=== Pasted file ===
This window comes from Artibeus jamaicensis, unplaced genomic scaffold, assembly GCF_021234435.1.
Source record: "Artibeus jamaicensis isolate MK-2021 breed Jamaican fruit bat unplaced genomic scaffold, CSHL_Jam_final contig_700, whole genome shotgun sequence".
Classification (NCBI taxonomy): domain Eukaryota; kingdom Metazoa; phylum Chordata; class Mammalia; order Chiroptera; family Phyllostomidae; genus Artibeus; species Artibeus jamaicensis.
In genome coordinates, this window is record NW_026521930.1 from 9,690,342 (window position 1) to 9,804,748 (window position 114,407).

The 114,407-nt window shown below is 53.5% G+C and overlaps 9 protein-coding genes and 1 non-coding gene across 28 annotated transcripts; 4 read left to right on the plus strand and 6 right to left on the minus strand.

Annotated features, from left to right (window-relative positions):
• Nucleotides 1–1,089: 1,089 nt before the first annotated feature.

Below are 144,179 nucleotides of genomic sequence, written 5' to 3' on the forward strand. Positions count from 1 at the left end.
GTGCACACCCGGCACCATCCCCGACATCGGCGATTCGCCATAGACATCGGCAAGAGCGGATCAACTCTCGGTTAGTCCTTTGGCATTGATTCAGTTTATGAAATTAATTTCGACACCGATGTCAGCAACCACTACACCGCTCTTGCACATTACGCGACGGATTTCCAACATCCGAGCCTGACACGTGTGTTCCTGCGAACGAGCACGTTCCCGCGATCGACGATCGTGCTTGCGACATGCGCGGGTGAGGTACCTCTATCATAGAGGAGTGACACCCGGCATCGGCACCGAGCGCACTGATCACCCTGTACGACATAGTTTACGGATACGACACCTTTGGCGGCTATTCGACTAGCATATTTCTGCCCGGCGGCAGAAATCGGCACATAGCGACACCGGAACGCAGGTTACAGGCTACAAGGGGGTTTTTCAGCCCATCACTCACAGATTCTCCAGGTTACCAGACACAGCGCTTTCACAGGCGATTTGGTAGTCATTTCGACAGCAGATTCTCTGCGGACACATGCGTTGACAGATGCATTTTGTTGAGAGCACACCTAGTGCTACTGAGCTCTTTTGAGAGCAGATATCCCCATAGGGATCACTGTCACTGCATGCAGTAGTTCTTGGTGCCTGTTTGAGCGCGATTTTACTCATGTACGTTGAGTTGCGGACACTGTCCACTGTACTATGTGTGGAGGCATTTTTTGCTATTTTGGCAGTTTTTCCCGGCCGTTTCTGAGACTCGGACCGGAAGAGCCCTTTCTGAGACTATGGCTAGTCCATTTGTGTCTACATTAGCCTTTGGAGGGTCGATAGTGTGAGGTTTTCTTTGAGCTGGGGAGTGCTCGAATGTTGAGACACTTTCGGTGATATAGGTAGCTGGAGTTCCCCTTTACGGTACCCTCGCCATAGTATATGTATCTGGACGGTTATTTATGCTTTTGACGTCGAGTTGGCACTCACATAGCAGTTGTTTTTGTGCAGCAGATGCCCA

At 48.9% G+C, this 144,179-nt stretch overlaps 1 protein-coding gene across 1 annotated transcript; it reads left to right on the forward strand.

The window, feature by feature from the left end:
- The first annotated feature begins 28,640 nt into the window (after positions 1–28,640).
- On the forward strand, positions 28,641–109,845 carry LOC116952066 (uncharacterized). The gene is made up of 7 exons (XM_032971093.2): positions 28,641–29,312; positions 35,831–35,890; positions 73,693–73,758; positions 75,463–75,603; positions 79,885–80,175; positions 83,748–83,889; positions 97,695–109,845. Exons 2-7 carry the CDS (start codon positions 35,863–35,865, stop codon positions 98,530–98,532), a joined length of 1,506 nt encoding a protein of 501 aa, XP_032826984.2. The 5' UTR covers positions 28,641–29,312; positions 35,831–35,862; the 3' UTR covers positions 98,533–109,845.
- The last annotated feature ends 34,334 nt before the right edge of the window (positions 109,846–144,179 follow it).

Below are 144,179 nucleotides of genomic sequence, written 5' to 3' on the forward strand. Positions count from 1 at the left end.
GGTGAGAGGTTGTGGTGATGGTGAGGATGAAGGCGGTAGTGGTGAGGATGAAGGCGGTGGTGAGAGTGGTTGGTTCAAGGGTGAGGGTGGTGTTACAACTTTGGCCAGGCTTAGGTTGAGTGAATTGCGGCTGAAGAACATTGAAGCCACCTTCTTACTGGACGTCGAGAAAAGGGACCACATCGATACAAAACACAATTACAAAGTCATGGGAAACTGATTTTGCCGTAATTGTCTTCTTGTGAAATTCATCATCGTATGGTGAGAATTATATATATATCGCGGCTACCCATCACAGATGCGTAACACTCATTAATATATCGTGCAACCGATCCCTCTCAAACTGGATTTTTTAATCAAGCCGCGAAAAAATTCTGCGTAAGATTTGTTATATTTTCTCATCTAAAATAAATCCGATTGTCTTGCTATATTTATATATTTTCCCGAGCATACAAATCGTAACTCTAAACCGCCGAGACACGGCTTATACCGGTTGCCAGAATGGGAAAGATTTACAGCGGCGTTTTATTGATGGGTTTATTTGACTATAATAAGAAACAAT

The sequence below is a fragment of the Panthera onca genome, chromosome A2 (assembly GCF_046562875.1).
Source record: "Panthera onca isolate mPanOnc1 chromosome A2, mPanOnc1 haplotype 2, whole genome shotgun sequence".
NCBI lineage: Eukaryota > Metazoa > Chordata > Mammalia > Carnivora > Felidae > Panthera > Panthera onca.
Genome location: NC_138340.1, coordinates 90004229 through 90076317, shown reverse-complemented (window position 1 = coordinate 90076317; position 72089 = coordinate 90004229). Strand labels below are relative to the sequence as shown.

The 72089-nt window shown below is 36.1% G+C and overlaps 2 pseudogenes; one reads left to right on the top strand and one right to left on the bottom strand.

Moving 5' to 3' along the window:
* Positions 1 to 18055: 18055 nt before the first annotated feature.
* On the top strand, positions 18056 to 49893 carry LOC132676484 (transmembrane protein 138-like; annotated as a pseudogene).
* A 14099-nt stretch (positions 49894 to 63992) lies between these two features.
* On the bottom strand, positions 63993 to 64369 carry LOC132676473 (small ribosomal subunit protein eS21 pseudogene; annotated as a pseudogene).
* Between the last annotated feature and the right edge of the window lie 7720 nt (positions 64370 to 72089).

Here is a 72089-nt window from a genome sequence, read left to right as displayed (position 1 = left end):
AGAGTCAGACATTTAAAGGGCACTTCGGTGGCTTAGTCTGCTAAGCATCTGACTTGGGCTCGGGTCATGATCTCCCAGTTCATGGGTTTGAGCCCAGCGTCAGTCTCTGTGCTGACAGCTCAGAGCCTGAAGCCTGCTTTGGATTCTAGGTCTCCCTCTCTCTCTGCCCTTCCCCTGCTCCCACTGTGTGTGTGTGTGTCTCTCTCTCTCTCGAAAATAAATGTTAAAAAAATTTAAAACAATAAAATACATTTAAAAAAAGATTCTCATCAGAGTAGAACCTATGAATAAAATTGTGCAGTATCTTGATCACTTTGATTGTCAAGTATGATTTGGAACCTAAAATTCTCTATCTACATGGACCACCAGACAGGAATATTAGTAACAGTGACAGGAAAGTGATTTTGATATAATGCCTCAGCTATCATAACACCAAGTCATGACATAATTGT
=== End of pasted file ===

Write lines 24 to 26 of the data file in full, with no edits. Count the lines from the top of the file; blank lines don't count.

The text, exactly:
* On the top strand, positions 18056 to 49893 carry LOC132676484 (transmembrane protein 138-like; annotated as a pseudogene).
* A 14099-nt stretch (positions 49894 to 63992) lies between these two features.
* On the bottom strand, positions 63993 to 64369 carry LOC132676473 (small ribosomal subunit protein eS21 pseudogene; annotated as a pseudogene).